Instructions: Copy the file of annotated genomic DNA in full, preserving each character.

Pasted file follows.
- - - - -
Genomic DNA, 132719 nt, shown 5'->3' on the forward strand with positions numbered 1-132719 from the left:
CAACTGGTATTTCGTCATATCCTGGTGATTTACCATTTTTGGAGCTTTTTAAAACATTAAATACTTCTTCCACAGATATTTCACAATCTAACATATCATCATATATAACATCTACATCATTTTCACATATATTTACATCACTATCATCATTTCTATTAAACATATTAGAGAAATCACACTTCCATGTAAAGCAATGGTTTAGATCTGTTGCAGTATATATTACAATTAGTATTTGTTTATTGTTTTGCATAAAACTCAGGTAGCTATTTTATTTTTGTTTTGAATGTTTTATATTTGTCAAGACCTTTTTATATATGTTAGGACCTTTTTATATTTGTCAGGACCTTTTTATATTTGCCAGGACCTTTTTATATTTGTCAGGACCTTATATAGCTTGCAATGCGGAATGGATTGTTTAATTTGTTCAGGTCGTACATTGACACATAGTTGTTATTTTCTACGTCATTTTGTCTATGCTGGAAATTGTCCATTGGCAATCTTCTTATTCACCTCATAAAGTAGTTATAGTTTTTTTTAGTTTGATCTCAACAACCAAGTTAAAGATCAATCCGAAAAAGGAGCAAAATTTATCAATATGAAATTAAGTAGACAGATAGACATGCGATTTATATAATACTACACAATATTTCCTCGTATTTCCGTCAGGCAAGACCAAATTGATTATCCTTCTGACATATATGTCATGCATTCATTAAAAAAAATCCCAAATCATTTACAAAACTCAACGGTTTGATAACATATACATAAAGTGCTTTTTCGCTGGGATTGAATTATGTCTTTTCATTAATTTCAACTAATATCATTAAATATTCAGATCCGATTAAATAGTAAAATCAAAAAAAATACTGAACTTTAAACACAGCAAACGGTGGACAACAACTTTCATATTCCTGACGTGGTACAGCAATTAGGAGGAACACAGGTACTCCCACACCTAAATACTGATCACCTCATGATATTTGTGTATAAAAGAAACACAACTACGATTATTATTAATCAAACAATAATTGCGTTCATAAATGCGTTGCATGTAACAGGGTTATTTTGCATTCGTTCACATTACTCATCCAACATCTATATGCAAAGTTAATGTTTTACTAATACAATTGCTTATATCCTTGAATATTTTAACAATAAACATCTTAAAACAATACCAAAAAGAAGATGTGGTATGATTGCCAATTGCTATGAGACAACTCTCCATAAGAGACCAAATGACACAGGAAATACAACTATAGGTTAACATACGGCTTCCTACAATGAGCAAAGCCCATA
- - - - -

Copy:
Genomic DNA, 132719 nt, shown 5'->3' on the forward strand with positions numbered 1-132719 from the left:
CAACTGGTATTTCGTCATATCCTGGTGATTTACCATTTTTGGAGCTTTTTAAAACATTAAATACTTCTTCCACAGATATTTCACAATCTAACATATCATCATATATAACATCTACATCATTTTCACATATATTTACATCACTATCATCATTTCTATTAAACATATTAGAGAAATCACACTTCCATGTAAAGCAATGGTTTAGATCTGTTGCAGTATATATTACAATTAGTATTTGTTTATTGTTTTGCATAAAACTCAGGTAGCTATTTTATTTTTGTTTTGAATGTTTTATATTTGTCAAGACCTTTTTATATATGTTAGGACCTTTTTATATTTGTCAGGACCTTTTTATATTTGCCAGGACCTTTTTATATTTGTCAGGACCTTATATAGCTTGCAATGCGGAATGGATTGTTTAATTTGTTCAGGTCGTACATTGACACATAGTTGTTATTTTCTACGTCATTTTGTCTATGCTGGAAATTGTCCATTGGCAATCTTCTTATTCACCTCATAAAGTAGTTATAGTTTTTTTTAGTTTGATCTCAACAACCAAGTTAAAGATCAATCCGAAAAAGGAGCAAAATTTATCAATATGAAATTAAGTAGACAGATAGACATGCGATTTATATAATACTACACAATATTTCCTCGTATTTCCGTCAGGCAAGACCAAATTGATTATCCTTCTGACATATATGTCATGCATTCATTAAAAAAAATCCCAAATCATTTACAAAACTCAACGGTTTGATAACATATACATAAAGTGCTTTTTCGCTGGGATTGAATTATGTCTTTTCATTAATTTCAACTAATATCATTAAATATTCAGATCCGATTAAATAGTAAAATCAAAAAAAATACTGAACTTTAAACACAGCAAACGGTGGACAACAACTTTCATATTCCTGACGTGGTACAGCAATTAGGAGGAACACAGGTACTCCCACACCTAAATACTGATCACCTCATGATATTTGTGTATAAAAGAAACACAACTACGATTATTATTAATCAAACAATAATTGCGTTCATAAATGCGTTGCATGTAACAGGGTTATTTTGCATTCGTTCACATTACTCATCCAACATCTATATGCAAAGTTAATGTTTTACTAATACAATTGCTTATATCCTTGAATATTTTAACAATAAACATCTTAAAACAATACCAAAAAGAAGATGTGGTATGATTGCCAATTGCTATGAGACAACTCTCCATAAGAGACCAAATGACACAGGAAATACAACTATAGGTTAACATACGGCTTCCTACAATGAGCAAAGCCCATA